After a trip to Ukraine, missionaries at one local church were changed forever. Thousands of children there are without families and have lost all hope, but when they returned to Panama City they realized many of the children in our own community share the same hopelessness and they decided to do something about it.
"We do mission trips overseas, but sometimes we loose sight of the fact that there are people in our own backyards who are hungry," Barney Barnett of Forest Park United Methodist Church says.
So every Saturday for the past three years, members of Forest Park United Methodist Church come together to make more than 400 lunches for needy families. It's a tedious process, but they say it's worth the time and effort.
"How often are you able to go out into the community and help? What's even better is if you can share the word and open their hearts. It's a wonderful thing," Bonnie Hamiter says.
The wonderment has struck all of these families who wait patiently every Saturday for a lunch they may not have had otherwise.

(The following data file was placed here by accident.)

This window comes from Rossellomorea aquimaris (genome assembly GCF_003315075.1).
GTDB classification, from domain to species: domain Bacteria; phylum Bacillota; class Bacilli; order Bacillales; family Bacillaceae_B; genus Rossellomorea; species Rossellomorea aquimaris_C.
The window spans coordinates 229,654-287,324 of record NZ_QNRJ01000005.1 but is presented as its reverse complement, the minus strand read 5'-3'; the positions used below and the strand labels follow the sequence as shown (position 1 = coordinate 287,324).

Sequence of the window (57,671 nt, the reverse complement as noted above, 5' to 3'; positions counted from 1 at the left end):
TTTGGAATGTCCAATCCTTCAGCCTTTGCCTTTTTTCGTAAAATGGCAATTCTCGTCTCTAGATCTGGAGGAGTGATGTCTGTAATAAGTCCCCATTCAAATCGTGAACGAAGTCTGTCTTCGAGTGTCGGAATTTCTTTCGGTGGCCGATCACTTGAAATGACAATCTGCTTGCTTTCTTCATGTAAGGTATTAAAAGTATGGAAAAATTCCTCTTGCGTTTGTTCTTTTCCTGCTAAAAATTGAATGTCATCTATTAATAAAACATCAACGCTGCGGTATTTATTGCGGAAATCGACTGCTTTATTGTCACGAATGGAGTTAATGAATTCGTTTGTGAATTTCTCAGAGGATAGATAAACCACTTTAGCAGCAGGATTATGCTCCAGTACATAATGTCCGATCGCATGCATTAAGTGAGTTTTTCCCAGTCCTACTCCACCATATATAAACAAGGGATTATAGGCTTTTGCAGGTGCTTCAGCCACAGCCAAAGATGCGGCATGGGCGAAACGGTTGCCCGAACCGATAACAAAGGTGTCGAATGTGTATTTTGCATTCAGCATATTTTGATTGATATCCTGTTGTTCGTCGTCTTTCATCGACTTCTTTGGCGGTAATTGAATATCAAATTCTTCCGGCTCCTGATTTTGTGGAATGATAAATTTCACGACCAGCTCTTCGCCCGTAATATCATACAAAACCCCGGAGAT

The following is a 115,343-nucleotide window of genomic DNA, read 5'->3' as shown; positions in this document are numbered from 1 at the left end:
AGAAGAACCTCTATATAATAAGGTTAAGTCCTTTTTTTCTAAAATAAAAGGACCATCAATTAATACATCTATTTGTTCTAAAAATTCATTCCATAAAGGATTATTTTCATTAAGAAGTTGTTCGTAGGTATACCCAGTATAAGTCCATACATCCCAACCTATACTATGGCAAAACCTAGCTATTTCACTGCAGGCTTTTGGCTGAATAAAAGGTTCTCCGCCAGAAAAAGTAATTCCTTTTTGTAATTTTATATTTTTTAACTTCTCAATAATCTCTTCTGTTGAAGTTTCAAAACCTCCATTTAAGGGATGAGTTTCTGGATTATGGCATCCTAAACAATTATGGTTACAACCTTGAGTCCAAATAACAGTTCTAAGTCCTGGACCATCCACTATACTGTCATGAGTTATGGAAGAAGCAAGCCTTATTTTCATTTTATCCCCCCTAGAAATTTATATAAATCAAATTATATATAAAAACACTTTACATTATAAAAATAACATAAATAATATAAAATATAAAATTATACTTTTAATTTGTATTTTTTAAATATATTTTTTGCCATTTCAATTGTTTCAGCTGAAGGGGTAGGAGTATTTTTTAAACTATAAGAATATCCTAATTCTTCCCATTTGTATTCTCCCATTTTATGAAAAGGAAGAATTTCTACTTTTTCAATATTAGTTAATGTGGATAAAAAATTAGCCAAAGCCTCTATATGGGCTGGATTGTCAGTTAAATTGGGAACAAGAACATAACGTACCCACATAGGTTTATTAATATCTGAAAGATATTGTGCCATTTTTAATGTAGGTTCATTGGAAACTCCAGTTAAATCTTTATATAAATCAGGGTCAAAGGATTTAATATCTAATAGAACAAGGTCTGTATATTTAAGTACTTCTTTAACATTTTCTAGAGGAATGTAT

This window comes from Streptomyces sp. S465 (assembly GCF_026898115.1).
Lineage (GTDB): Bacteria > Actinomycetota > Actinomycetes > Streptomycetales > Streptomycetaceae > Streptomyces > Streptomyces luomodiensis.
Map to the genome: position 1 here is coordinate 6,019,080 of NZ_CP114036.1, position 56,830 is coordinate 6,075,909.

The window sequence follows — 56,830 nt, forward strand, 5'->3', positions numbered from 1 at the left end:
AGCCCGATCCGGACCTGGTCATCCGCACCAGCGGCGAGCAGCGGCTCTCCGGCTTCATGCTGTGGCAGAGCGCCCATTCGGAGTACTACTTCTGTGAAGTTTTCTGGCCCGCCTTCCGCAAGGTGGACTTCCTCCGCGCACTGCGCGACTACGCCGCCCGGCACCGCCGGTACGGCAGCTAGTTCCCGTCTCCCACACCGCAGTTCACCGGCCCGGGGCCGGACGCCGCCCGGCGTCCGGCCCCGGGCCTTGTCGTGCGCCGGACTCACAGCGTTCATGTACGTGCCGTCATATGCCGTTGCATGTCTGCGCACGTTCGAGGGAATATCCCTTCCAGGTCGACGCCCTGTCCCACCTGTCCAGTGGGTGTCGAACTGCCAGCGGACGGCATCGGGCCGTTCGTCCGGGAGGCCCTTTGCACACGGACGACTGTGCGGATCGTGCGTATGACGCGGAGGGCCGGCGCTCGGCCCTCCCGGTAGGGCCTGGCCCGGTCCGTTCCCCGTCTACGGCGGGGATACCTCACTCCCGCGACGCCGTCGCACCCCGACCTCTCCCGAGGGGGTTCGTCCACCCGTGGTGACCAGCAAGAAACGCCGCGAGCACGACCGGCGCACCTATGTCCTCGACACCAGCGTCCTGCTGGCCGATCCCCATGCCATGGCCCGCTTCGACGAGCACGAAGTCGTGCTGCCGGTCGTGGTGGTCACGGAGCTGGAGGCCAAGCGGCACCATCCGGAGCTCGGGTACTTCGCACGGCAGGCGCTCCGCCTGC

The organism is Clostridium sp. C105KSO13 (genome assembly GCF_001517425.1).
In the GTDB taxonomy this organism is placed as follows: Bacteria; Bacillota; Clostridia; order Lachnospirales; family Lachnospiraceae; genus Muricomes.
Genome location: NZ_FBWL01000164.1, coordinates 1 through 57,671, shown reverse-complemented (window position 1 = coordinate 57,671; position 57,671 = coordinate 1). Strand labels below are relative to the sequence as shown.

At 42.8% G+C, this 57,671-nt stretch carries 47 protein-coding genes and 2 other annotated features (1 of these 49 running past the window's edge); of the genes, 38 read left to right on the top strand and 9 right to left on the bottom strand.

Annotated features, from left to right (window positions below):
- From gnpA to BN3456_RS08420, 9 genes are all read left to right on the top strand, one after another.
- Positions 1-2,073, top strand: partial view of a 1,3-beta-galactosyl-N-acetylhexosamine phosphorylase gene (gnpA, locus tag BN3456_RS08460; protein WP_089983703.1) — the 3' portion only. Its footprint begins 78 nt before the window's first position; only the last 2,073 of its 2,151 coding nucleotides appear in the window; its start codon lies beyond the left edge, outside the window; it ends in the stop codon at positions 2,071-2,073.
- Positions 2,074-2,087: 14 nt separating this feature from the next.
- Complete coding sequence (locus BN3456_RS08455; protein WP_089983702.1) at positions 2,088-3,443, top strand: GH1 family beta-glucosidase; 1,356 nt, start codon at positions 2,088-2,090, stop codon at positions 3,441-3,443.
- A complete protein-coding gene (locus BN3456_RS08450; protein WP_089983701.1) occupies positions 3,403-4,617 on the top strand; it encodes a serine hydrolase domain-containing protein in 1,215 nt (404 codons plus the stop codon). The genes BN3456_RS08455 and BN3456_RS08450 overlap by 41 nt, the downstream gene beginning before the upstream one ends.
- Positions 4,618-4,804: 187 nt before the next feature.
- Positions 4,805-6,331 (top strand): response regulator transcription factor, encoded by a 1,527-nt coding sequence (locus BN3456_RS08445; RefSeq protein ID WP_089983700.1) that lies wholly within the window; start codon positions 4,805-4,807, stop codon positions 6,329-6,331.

"I think it's better because then our parents don't have to spend money. We can just have our own food. Thank you. We appreciate it, and God bless them," nine-year-old Jeremy Robinson of Pana Villa Apartments says.
At the Pana Villa Apartment Complex volunteers passed out 200 lunches alone. They'll make another stop at Macedonia Gardens to deliver the rest.
"You know it's easy to criticize how someone else lives, but unless you go out and see how they live you can't fully appreciate some of the hardships they go through," Barnett says.
Missionaries at Forest Park United Methodist Church learned once again of the hardships the children in Ukraine live through everyday. They just return from a trip there last week and this time around Newschannel Seven's own Neysa Trout joined them.
Starting Monday at 6 p.m., Neysa will share the stories of dozens of Ukrainian orphans.